I am studying to become a psychologist. I have heard that some psychologists can prescribe medication. Is this true? What do I need to do? Best, George
Your question is an interesting one, as the issue of whether psychologists should be able to prescribe medication has been controversial in the last ten years.
When Psychiatrists Prescribed
Historically, psychiatrists were the professionals one would go to if needing medication for a psychiatric condition such as psychosis, anxiety, or depression. Psychiatrists attend medical school like other doctors and receive specialized training in their field. Although psychiatrists once also conducted psychoanalytic therapy sessions with their patients, in time their specialty became much more restricted to medication, mainly because it was more costly to see a psychiatrist than a psychologist or counselor.
New Prescription Privileges
So traditionally psychologists have not been able to prescribe medication. In fact the ability to prescribe medication has been one of the defining differences between psychiatry and psychology.
What would psychologists do if they had a patient that needed an anti-depressant or anti-psychotic medication? Most private practice therapists have a psychiatrist they feel comfortable referring their clients to. In mental health clinics, there is usually a psychiatrist to call upon when needed.
In the last decade, however, psychologists have begun to fight for the right to prescribe medication. Their argument is that the treatment will be smoother and more contained within one provider. A psychologist treating his patient knows that patient well and should have a grasp what the patient needs. Many psychologists want to be able to have this kind of control over their treatment cases.
Both the associations of psychiatry and of psychology have strong opinions on the topic, and each is seeing the situation from their own profession’s world view. A Psychology Today article discussed how the states of New Mexico and Lousiana now allow psychologists to prescribe medication if they get the proper post-doctoral training, a rigorous program of several years.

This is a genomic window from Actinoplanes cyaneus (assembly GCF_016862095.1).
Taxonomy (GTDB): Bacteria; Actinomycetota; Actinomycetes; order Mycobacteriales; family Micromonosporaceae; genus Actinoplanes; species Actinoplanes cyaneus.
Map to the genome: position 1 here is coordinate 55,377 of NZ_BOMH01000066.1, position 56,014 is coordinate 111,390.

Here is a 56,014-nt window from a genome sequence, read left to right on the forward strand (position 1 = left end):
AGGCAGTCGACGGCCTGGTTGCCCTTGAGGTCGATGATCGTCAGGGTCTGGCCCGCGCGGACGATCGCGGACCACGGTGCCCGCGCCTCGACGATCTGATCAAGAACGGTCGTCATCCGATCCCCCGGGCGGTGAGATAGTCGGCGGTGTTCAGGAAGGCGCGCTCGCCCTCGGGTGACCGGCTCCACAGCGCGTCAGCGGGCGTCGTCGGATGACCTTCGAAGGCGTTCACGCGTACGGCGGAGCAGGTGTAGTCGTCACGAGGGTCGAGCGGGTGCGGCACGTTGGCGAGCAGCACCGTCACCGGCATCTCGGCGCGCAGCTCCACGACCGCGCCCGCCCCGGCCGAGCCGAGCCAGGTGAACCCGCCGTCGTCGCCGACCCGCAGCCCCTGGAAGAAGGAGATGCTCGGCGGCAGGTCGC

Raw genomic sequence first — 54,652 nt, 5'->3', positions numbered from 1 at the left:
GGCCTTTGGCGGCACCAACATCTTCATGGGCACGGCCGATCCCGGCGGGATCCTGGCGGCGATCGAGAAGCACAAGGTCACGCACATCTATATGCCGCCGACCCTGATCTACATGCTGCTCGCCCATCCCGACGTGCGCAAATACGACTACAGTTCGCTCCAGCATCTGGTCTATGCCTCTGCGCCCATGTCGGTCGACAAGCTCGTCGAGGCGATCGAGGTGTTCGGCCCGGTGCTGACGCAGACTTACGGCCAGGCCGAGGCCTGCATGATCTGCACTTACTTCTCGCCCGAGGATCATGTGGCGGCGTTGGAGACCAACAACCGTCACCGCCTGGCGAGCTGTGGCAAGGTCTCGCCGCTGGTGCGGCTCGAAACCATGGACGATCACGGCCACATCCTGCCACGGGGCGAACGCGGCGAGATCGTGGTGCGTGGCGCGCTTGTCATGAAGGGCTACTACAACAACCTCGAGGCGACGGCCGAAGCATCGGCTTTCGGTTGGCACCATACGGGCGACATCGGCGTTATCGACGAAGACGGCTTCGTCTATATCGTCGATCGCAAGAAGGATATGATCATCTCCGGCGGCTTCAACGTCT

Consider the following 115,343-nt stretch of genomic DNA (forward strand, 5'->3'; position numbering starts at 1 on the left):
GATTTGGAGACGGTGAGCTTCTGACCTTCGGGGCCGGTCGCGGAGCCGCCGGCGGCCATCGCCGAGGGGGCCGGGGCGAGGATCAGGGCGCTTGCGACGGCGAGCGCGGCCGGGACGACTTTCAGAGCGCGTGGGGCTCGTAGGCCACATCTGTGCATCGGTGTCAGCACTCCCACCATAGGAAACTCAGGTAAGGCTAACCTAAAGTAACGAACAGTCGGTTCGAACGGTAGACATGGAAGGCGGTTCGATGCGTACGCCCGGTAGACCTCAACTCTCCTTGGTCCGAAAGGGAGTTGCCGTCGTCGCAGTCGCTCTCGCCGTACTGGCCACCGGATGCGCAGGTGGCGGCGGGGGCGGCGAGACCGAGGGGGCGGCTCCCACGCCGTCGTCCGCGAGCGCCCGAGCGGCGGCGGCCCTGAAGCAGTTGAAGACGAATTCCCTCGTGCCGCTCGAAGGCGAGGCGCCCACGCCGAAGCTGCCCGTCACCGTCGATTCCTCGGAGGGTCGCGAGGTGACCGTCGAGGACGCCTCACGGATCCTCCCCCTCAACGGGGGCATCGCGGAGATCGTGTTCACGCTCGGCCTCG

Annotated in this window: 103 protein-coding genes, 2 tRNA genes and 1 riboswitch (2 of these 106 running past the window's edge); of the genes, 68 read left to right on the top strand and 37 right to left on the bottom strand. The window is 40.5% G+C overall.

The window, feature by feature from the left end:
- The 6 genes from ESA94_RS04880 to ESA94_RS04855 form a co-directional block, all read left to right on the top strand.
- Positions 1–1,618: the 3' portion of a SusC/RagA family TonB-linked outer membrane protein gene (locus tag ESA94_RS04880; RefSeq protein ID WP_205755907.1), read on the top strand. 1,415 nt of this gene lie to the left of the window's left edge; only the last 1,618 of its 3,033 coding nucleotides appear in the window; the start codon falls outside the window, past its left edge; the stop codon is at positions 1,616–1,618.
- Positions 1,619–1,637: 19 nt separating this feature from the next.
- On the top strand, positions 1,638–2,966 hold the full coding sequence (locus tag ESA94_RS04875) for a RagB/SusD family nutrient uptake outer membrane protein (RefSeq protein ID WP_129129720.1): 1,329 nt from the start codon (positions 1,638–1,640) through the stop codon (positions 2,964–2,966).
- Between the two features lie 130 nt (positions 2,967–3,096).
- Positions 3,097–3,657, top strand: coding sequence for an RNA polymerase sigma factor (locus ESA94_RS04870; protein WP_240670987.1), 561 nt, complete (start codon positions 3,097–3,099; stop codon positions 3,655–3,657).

Some nurses and physician’s assistants are now able to prescribe medication as well, as long as they get the correct training to do so. This ability is particularly valuable in rural areas or other places that might not have enough psychiatrists.
New Directions for Psychologists
What will the future hold for psychology? Some people think that other states will follow New Mexico and Lousiana’s lead. In fact, just last spring Oregon passed a law allowing psychologists to get post-doctoral training in order to prescribe. But if psychologists can prescribe medication to their clients, what will that mean for the field of psychiatry? These questions ensure that the debate will continue to be a lively one.
If you feel strongly about being able to prescribe, you might want to look into post-doctoral programs after you finish your psychology degree. At the least, you will set yourself up for possible future changes and have a better understanding of what the issues are with medication use in your patients.
For more information on this topic see the American Psychological Association’s summary.